Twenty years after the end of the cold war, the United States still has about 2,500 nuclear weapons deployed and 2,600 more as backup. The Obama administration, in an attempt to mollify Congressional Republicans, has also committed to modernizing an already hugely expensive complex of nuclear labs and production facilities. Altogether, these and other nuclear-related programs could cost $600 billion or more over the next decade. The country does not need to maintain this large an arsenal. … especially when Congress is considering deep cuts in vital domestic programs. … President Obama [should speed up] already negotiated reductions in deployed weapons and committing to further cuts, unilaterally if necessary. Read the rest of this entry »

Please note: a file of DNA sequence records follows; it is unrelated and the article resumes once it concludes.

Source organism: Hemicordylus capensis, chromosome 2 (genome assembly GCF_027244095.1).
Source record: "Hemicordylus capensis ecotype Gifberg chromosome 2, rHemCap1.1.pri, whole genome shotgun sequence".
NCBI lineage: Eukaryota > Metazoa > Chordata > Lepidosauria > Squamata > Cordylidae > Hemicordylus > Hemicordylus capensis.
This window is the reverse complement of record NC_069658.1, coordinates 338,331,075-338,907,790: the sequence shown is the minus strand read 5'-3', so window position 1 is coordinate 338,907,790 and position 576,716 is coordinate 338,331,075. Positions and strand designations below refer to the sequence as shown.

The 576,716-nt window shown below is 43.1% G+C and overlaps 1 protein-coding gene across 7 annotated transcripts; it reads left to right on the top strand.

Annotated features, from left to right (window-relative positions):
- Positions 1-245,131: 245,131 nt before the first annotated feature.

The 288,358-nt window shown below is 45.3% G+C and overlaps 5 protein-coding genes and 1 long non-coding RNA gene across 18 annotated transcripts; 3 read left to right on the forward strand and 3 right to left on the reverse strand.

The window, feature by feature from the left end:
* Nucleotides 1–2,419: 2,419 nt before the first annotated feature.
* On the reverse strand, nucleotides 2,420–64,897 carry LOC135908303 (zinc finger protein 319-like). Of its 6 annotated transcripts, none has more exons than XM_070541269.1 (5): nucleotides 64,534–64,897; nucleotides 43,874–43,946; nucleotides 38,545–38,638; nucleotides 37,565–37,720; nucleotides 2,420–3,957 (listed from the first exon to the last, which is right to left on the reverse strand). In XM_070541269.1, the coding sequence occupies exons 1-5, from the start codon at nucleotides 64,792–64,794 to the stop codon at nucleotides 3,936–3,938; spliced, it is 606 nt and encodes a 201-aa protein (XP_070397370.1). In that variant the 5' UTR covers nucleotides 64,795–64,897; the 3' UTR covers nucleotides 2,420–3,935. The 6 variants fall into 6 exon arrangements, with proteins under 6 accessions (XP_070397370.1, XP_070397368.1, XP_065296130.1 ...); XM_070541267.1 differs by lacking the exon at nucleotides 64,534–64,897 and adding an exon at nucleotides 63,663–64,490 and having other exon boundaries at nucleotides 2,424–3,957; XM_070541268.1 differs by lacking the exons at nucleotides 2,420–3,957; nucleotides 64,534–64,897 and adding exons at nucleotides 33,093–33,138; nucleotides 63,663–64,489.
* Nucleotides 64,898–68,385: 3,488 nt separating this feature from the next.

By Russ Wellen

Republicans never met a nuclear weapon they didn’t like, right? Generally, that’s true, but neither are they immune to infatuation with another program that happens to be at odds with nuclear weapons as the national-security policy of last defense. All of a sudden Republicans’ mania for cost-cutting might override the special place they hold in their hearts for “our nuclear deterrent,” as they euphemize nuclear weapons.

On June 15, at the Washington Post, Walter Pincus provided as good an introduction as any to what transpired.